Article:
Condo prices jump 10%, while detached home prices fall 10%
Source: FInancial Post, Erik Hertzberg and Natalie Wong
Spring has finally sprung but Toronto’s home sales remain gloomy as tougher mortgage qualifications and rising interest rates continue to push buyers out of the market.
Realtors in Canada’s biggest city had one of their worst months in the past 15 years in April, with sales down by almost one-third from a year earlier to 7,792 units, according to data released Thursday by the Toronto Real Estate Board. That’s the fewest number of sales for April since 2003. On a seasonally-adjusted basis, sales have fallen for four straight months, with the fewest transactions to start a year since the 2009 recession.
Prices continued to stabilize with benchmark prices, which are weighed to account for differences in home type, rising 0.7 per cent from last month. The condo apartment segment helped boost prices, jumping 10 per cent to $495,600 from a year ago. In contrast, detached home prices tumbled 10 per cent to $927,800 from April of last year.
Canada’s once-hot housing market has been correcting in recent months, adjusting to a series of tighter regulations aimed at taming booming prices and debt levels. Sales have cooled particularly for the city’s more pricey detached homes, as new mortgage guidelines that came into effect on Jan 1. make it harder for buyers to qualify for loans. The slowdown has put the market on edge as it enters its traditionally busy spring selling season.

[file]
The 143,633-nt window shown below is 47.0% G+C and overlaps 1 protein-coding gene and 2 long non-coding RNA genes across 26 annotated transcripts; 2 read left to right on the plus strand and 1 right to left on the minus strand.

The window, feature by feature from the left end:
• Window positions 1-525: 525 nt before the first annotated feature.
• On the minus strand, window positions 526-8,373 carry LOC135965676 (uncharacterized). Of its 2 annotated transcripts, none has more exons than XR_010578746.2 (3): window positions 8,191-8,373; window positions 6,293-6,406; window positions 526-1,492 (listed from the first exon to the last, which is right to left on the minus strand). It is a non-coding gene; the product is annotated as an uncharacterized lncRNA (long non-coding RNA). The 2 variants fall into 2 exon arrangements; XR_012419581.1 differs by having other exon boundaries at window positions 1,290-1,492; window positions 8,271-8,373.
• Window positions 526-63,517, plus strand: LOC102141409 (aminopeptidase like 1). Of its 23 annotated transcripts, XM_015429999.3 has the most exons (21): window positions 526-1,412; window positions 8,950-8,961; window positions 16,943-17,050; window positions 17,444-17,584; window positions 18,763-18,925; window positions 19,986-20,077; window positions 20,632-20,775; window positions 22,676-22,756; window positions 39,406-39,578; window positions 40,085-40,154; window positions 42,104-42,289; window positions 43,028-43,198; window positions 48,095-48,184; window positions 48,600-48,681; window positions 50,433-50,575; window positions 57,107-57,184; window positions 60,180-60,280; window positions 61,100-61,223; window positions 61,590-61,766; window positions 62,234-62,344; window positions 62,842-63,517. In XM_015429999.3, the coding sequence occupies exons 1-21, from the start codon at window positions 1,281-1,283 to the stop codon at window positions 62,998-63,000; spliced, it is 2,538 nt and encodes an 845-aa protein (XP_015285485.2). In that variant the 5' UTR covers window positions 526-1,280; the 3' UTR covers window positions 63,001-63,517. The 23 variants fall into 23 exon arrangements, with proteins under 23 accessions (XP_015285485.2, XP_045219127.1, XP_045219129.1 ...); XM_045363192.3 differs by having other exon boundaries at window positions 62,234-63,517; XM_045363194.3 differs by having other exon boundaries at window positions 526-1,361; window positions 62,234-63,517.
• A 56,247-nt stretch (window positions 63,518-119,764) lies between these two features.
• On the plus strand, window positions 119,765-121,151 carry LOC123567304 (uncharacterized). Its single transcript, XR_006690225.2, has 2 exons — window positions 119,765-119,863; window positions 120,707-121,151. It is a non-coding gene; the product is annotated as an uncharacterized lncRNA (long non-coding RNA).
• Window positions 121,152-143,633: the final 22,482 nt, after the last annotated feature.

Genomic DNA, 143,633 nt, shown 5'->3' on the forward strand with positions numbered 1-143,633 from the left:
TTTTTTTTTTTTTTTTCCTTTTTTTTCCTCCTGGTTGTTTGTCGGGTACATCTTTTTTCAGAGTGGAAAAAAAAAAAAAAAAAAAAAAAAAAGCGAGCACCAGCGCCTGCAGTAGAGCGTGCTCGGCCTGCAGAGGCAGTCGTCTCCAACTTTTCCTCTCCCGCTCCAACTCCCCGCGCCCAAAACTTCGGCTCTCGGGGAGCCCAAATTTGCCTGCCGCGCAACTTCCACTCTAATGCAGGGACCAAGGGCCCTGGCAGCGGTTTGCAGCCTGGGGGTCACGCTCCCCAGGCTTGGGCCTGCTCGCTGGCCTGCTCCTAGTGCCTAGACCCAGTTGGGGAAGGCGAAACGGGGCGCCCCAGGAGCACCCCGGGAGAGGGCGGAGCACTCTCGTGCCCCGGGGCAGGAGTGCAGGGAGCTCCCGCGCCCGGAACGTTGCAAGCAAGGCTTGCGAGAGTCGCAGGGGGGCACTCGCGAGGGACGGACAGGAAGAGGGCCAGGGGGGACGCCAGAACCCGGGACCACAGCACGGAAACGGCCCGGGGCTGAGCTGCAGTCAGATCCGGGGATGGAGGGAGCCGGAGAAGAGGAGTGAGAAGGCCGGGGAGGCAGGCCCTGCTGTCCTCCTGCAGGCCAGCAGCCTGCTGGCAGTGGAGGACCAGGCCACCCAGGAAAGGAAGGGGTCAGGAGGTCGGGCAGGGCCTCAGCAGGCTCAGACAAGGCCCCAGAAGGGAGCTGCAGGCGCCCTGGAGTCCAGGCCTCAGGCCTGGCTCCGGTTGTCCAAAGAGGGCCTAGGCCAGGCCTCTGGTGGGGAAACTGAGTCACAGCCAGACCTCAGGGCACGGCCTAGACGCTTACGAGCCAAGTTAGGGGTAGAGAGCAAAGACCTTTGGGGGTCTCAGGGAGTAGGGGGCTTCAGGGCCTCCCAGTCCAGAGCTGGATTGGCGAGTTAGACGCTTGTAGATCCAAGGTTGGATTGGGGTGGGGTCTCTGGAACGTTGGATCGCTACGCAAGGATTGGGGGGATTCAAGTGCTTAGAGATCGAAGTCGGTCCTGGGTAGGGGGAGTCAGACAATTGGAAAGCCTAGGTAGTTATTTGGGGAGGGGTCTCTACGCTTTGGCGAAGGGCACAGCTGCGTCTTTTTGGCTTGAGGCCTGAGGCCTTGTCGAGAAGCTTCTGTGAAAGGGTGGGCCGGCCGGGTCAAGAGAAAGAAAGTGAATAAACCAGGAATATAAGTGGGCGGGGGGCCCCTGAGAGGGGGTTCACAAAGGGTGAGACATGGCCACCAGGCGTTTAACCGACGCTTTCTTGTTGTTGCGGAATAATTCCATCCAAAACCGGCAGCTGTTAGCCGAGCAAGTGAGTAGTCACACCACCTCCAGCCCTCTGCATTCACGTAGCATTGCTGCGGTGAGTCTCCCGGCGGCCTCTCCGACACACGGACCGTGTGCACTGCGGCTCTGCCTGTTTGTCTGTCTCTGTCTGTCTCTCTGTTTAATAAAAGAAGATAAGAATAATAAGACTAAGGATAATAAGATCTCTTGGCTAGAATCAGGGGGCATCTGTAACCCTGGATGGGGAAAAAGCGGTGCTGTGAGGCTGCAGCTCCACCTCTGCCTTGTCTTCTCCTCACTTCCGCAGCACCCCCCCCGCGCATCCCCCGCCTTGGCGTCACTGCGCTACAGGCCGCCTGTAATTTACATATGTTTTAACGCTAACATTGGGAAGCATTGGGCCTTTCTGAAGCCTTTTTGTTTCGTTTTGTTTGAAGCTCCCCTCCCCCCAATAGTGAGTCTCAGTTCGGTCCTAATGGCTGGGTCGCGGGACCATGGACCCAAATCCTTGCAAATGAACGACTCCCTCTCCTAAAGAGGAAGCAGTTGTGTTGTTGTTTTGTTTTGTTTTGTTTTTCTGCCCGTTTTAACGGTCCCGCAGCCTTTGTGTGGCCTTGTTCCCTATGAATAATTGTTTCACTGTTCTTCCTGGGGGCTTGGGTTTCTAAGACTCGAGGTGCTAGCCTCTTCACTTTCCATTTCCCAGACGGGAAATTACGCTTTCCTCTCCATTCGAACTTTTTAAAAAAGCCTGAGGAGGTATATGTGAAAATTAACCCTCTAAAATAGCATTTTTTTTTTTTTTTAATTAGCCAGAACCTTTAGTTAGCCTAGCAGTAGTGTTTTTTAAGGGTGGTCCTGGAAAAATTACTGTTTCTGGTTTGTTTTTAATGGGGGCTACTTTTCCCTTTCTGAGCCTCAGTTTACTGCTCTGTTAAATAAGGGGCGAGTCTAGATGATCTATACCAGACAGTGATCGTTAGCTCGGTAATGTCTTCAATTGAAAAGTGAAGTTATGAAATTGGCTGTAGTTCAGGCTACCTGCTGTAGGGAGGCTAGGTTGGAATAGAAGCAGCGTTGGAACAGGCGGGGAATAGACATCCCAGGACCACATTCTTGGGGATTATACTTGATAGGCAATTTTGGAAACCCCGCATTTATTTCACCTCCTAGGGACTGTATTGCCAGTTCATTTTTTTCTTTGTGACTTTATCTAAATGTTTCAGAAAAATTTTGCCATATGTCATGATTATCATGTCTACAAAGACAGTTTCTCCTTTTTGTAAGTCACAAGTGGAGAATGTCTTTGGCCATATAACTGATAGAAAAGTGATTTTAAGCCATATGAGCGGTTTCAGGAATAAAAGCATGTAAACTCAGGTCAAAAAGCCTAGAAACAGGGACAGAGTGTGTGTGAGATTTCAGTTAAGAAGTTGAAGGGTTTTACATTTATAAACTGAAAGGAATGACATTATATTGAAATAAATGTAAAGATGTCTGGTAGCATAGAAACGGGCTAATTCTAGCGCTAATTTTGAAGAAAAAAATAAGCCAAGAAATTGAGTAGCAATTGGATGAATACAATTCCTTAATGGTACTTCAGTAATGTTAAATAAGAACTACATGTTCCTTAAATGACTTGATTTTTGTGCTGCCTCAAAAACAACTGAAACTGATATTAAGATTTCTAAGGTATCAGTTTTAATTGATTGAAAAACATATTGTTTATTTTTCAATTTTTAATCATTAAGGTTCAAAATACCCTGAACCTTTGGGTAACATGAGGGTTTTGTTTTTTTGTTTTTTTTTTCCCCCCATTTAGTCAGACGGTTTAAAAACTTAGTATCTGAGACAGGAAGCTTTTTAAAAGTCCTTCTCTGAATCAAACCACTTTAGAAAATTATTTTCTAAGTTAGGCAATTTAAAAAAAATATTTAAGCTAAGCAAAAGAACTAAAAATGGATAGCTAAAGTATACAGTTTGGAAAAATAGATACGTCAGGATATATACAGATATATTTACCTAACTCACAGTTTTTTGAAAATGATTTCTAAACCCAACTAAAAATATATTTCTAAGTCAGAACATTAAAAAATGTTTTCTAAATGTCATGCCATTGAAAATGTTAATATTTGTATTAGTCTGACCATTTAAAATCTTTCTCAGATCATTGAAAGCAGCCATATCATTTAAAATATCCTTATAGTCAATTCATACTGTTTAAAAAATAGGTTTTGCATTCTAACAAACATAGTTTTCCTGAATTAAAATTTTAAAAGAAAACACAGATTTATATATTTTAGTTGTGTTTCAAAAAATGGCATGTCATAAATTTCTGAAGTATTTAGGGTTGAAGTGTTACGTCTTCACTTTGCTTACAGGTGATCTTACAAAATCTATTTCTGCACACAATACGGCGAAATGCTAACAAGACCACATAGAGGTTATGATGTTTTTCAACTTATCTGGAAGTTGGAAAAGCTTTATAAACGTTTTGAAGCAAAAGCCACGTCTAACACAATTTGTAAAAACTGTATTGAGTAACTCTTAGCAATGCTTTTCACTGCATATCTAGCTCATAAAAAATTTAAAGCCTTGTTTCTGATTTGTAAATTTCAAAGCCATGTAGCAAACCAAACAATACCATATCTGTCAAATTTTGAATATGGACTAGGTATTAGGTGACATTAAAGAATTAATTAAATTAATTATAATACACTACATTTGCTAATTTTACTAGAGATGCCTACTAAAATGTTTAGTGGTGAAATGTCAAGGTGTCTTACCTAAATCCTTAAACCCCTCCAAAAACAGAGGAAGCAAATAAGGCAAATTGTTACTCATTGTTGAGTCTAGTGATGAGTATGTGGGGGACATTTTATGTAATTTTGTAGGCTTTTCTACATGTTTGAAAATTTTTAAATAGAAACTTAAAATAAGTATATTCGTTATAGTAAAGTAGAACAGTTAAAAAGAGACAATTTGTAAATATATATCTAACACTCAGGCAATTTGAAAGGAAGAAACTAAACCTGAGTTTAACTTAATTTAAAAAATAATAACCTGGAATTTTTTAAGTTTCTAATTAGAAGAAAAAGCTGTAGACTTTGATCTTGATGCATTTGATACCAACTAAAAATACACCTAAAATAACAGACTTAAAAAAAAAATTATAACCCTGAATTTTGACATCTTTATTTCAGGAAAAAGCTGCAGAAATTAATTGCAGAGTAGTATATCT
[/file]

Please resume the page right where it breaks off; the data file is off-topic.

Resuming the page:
“Market conditions should support moderate increases in home prices as we move through the second half of the year, particularly for condominium apartments and higher density low-rise home types,” Jason Mercer, TREB’s Director of Market Analysis said in a statement.
The high-end of Toronto’s housing market continued to suffer on declines from last year’s boom. Detached home sales at $2 million or more was 5.5 per cent of total sales in the segment, down from 10 per cent a year ago.